From the Davos yacht to the ‘champagne glass’ and ‘dinosaur’ climate graphs, a striking visual always multiplies the impact of your research, especially in the social media age, says Duncan Green
Ever since Matt Griffiths and I came up with the ‘cowfact’ (above) in the early 2000s, I’ve been struck by the power of ‘killer facts’ in NGO communications (heck, even Fidel Castro used Oxfam ones). But things have moved on, and now we live in a more visual, tweetable age of ‘killer graphics’.
So if killer facts reveal an injustice through a juxtaposition of numbers (more nuanced typology here), what are the equivalent rules of thumb and challenges for killer graphics?
Some are merely pictorial depictions of the killer fact, as with the Oxfam yacht pic to illustrate its agenda-shifting Davos 2014 killer fact on global inequality.
Others are graphs. John Burn-Murdoch at the Financial Times tweets amazing threads of graphs on stuff like Covid and austerity – if you’re comfortable with browsing a dozen graphs I urge you to join his half million followers. But a lot of people don’t ‘get’ graphs. One of the brilliant ways Branko Milanovic brought his charts on global inequality to life was superimposing an elephant on his graph showing the deeply unequal distribution of income from 1988 to 2008. That made the basic finding much easier to remember, even for graph lovers like me. Without that, his work would have had far less impact.
Which brings us to Oxfam’s annual broadside for the Davos meeting, launched this week (see summary here).
The two most powerful killer facts on the opening page are:
‘Elon Musk, one of the world’s richest men, pays a ‘true tax rate’ of just over 3%.
Aber Christine, a market trader in Northern Uganda who sells rice, flour and soya, makes $80 a month in profit. She pays a tax rate of 40%.’
‘Since 2020, the richest 1% have captured almost two-thirds of all new wealth – nearly twice as much money as the bottom 99% of the world’s population.’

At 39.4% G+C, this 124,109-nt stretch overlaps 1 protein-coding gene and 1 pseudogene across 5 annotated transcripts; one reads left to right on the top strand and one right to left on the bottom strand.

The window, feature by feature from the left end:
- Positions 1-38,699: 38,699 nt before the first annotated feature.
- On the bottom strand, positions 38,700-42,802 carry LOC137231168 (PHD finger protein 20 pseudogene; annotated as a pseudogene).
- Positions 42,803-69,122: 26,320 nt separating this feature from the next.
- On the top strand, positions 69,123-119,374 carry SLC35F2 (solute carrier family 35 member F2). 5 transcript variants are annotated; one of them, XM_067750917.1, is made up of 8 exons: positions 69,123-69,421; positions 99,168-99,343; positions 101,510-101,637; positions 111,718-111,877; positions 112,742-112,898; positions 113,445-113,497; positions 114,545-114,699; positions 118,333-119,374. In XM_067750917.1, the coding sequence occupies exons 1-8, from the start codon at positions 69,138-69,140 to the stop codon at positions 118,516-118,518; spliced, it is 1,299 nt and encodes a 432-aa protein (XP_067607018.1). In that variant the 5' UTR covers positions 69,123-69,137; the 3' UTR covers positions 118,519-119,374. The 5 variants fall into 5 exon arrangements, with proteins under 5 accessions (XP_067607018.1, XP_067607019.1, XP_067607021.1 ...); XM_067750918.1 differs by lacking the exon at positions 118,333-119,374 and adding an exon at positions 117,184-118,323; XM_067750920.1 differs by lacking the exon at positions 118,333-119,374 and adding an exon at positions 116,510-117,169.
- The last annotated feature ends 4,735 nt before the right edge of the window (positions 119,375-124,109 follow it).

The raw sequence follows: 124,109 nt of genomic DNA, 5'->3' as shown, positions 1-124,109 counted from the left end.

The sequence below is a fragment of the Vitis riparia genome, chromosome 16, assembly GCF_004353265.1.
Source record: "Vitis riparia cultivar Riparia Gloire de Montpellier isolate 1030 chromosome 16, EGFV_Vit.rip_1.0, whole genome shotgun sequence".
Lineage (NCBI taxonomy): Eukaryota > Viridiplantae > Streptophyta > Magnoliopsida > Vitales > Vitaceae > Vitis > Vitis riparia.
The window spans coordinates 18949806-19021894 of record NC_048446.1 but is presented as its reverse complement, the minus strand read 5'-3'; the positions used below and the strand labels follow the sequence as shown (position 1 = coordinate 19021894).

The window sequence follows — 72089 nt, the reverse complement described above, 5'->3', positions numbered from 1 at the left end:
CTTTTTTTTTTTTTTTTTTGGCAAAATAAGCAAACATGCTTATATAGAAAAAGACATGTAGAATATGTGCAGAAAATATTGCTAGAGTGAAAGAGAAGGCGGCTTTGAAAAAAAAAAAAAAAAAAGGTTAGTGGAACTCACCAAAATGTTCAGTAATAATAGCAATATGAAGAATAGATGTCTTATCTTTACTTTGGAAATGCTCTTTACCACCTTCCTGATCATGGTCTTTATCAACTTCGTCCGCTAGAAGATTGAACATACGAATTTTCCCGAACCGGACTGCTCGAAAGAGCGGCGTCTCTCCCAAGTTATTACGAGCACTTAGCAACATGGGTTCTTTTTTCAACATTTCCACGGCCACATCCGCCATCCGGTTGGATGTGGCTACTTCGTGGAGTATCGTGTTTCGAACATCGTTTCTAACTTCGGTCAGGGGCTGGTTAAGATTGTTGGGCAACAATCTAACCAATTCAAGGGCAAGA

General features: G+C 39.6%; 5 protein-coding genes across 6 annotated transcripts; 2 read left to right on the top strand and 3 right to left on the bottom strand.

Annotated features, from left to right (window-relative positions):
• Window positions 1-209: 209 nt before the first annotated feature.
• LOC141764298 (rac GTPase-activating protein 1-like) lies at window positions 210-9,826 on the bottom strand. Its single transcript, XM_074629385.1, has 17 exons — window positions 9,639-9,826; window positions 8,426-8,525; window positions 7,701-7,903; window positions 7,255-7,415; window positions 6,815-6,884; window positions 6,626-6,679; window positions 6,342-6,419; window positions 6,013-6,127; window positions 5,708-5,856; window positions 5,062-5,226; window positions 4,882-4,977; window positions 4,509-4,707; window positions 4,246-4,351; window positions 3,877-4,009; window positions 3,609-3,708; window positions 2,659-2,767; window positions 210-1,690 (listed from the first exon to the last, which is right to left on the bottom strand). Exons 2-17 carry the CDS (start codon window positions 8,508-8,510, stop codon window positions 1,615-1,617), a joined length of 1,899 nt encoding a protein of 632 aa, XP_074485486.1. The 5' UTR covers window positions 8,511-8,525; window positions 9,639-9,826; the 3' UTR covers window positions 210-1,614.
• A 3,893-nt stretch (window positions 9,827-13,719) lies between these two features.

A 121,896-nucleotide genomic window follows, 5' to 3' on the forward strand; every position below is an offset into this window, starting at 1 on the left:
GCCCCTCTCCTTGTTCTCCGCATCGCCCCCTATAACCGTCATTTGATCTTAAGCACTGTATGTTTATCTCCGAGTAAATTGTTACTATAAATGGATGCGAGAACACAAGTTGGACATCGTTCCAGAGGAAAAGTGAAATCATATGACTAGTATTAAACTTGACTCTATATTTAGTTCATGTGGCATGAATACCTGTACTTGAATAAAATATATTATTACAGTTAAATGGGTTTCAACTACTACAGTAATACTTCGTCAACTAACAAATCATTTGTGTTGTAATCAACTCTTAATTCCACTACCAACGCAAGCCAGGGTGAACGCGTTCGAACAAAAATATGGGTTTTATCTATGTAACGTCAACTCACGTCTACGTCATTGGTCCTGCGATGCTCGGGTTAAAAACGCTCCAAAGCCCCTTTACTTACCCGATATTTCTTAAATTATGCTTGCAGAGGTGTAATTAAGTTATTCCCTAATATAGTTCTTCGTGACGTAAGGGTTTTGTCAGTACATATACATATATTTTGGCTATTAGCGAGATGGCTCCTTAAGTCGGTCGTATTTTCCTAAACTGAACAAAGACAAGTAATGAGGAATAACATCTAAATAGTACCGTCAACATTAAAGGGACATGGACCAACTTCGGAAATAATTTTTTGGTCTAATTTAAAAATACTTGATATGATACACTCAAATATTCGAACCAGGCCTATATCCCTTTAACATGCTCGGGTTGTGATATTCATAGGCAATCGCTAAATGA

They make an interesting contrast – one has faces, the other doesn’t. More detail in this box further into the report:
Moving on to the graphics I found the most powerful graph (and the report is graph-tastic, believe me) to be this one:
It has a lot of information in it, but following Branko’s lead, would it also benefit from a visual metaphor that captures its shape? I was thinking sun lounger/deck chair on the Titanic, but Max Lawson, who leads Oxfam’s policy work on inequality prefers the ‘dinosaur graph’ (below) created by Tim Gore in his paper on carbon inequality. Max thinks Tim was also behind the climate champagne glass (below), from this 2015 paper.
Where both the dinosaur and the champagne glass have the edge over Branko’s elephant is that the choice of visual metaphor reflects the message of the stats, as well as the graph itself. Smart.
But I wonder how academics reading this post will react. Do they ever think about turning their research into a tweetable graphic? If not, why not? After all, Branko is a highly respected professor at numerous universities. In these days when all researchers are expected to prove their impact, spending some time coming up with potential killer graphics seems like a no brainer to me.
This blog first appeared on From Poverty to Power.
Check out our series of blogs for Davos 2023, which includes blogs on how the cost of living is being driven up by the rise of ‘greedflation‘ and why the super-rich pay less tax than you do. You can also follow us on Twitter and LinkedIn to keep up with the latest content and subscribe to our monthly round-up of Oxfam blogs and research.
Do also check out Oxfam’s brilliant Equals site, where you can find blogs and podcasts about global inequality, including a recent conversation with economist and Nobel laureate Joseph Stiglitz about inequality, taxing the rich and war profiteering. The Equals team have also just launched an Equals Substack newsletter.